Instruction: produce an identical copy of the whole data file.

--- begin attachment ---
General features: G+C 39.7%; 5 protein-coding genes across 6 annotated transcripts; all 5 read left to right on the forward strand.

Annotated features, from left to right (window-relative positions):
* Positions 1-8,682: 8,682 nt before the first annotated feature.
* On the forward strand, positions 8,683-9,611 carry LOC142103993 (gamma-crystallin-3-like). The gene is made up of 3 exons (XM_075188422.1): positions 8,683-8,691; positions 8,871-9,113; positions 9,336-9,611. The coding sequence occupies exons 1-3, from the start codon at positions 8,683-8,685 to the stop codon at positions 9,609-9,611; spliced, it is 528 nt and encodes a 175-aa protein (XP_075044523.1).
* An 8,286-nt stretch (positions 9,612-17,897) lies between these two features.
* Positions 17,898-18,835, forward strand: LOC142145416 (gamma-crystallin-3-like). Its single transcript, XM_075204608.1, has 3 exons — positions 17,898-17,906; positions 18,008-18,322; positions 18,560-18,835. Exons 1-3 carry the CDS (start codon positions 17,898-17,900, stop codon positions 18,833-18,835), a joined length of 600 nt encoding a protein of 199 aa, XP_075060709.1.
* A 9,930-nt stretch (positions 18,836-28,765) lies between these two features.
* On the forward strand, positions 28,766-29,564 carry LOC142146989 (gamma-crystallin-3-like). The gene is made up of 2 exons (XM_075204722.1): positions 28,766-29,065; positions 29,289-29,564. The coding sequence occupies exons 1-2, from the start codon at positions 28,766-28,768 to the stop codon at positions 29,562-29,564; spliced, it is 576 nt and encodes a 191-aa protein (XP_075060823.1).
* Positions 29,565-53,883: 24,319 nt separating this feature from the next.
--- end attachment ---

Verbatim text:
General features: G+C 39.7%; 5 protein-coding genes across 6 annotated transcripts; all 5 read left to right on the forward strand.

Annotated features, from left to right (window-relative positions):
* Positions 1-8,682: 8,682 nt before the first annotated feature.
* On the forward strand, positions 8,683-9,611 carry LOC142103993 (gamma-crystallin-3-like). The gene is made up of 3 exons (XM_075188422.1): positions 8,683-8,691; positions 8,871-9,113; positions 9,336-9,611. The coding sequence occupies exons 1-3, from the start codon at positions 8,683-8,685 to the stop codon at positions 9,609-9,611; spliced, it is 528 nt and encodes a 175-aa protein (XP_075044523.1).
* An 8,286-nt stretch (positions 9,612-17,897) lies between these two features.
* Positions 17,898-18,835, forward strand: LOC142145416 (gamma-crystallin-3-like). Its single transcript, XM_075204608.1, has 3 exons — positions 17,898-17,906; positions 18,008-18,322; positions 18,560-18,835. Exons 1-3 carry the CDS (start codon positions 17,898-17,900, stop codon positions 18,833-18,835), a joined length of 600 nt encoding a protein of 199 aa, XP_075060709.1.
* A 9,930-nt stretch (positions 18,836-28,765) lies between these two features.
* On the forward strand, positions 28,766-29,564 carry LOC142146989 (gamma-crystallin-3-like). The gene is made up of 2 exons (XM_075204722.1): positions 28,766-29,065; positions 29,289-29,564. The coding sequence occupies exons 1-2, from the start codon at positions 28,766-28,768 to the stop codon at positions 29,562-29,564; spliced, it is 576 nt and encodes a 191-aa protein (XP_075060823.1).
* Positions 29,565-53,883: 24,319 nt separating this feature from the next.